December 7 is perhaps the single most solemn date on each and every American citizen’s calender. As President Franklin Delano Roosevelt so eloquently stated, it is a date that will truly live in infamy. Seventy one years ago, on December 7, 1941, the nation of Japan launched a surprise attack on the American military base in Pearl Harbor, Hawaii and killed 2402 Americans. All eight of the US Navy’s battleships were sunk or heavily damaged, three cruisers went to the bottom, three destroyers disappeared beneath the waves, and 188 aircraft were destroyed.
As great as the impact of the attack on Pearl Harbor was on the United States Armed Forces, the impact on the American people was far greater. The nation was still in the throes of the isolationist mood that prevailed after World War One, and the long suffering citizens of our great country were still trying to recover fully from the nightmare of the Great Depression.
The last thing Americans wanted or expected was to become involved in World War Two. Before the guns were finally silenced in 1945, 16,596,639 Americans served in the military to defeat the Nazis in Europe and Hirohito’s Japanese Imperial Forces in the Pacific. 416,837 loyal Americans were killed, 683,846 Americans were maimed or wounded, and 130,000 of our brave citizens, including many civilians, became prisoners of war.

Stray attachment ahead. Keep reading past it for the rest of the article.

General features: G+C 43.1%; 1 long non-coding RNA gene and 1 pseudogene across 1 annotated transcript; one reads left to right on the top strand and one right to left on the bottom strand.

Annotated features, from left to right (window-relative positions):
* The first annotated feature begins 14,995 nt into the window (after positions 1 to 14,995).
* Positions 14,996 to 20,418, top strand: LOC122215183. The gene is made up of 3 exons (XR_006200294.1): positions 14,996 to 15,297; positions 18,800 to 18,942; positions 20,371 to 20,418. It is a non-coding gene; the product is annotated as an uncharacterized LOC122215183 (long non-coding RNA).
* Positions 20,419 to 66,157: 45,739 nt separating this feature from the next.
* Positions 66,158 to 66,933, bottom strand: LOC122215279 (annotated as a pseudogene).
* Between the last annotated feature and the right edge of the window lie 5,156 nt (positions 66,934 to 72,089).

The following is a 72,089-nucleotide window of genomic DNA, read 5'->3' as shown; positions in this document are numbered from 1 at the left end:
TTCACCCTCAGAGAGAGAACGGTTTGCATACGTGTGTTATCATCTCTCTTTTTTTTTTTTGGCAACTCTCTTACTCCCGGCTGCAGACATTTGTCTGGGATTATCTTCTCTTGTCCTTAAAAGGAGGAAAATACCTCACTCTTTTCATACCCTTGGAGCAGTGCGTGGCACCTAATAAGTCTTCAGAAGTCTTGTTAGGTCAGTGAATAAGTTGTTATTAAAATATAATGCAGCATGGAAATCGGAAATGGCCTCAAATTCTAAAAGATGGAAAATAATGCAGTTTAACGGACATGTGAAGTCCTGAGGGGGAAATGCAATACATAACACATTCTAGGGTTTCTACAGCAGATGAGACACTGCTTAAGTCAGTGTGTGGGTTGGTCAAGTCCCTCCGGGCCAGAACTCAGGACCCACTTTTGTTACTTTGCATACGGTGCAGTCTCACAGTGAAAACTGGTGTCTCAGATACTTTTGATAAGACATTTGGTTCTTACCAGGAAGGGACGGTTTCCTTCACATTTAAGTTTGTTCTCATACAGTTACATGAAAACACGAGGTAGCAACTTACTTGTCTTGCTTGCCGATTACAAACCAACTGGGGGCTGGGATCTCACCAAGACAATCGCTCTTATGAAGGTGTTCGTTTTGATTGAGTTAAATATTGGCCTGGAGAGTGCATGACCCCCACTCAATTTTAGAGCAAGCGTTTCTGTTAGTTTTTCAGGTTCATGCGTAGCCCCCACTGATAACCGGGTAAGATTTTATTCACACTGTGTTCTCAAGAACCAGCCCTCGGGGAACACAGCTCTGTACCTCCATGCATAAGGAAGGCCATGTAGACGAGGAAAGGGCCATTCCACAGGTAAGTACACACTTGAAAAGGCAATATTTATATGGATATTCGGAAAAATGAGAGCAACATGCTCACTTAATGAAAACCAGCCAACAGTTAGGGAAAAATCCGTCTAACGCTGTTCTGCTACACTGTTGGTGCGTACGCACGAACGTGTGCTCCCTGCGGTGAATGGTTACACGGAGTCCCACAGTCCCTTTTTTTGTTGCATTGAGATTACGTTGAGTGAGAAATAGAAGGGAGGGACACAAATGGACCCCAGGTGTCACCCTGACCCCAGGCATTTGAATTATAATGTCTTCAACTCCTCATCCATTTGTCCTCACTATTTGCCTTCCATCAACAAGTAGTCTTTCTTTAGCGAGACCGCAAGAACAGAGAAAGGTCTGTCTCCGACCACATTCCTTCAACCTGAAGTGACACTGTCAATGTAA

When the surrender document was signed on September 2, 1945 by humiliated Japanese foreign minister Mamoru Shigemitsu, acting on behalf of the Emperor of Japan and General Yoshijirō Umezu, Chief of the Army General Staff, acting on behalf of the Japanese Imperial General Headquarters, two atomic bombs had been dropped on Hiroshima and Nagasaki and our beautiful planet was changed forever.
Today, there is a new generation and sadly, many of them have no idea what happened in Pearl Harbor on that quiet December morning. Kids will be happy to tell you the name of their favorite rapper or recite the lyrics of every song by Lady Gaga, but, if you show them a picture of the Arizona Memorial, it will probably have no significance what so ever. If you tell most youngsters that 353 Japanese fighters, bombers, and torpedo planes launched from six aircraft carriers and attacked Pearl Harbor, they might even think you are talking about a new video game.
While many of the youngest generation are yet to learn of the tragedy of Pearl Harbor, many of the Greatest Generation have gone on to meet their maker, resting in lonely graves dotted across our country. The last veterans of World War Two still with us are in their 80s and 90s now. For the few who return to Pearl Harbor to commemorate this day, the spring is gone from their step. Where once they ran like the wind to avoid the falling bombs or strained mighty sinews against steel in the fight to save their ship and their mates, they walk slowly on unsteady legs or sit in a wheel chair pushed by another aging comrade from days gone by.
Yes, time is a cruel master, and soon the brave men of Pearl Harbor will all be gone. We owe it to them and to ourselves to teach our children the meaning of that terrible morning of December 7, 1941 when the cry of Tora ! Tora! Tora! rang out, wave after wave of Japanese Zeros dove from the sun, and the mighty American fleet erupted into a burning fireball of death and destruction.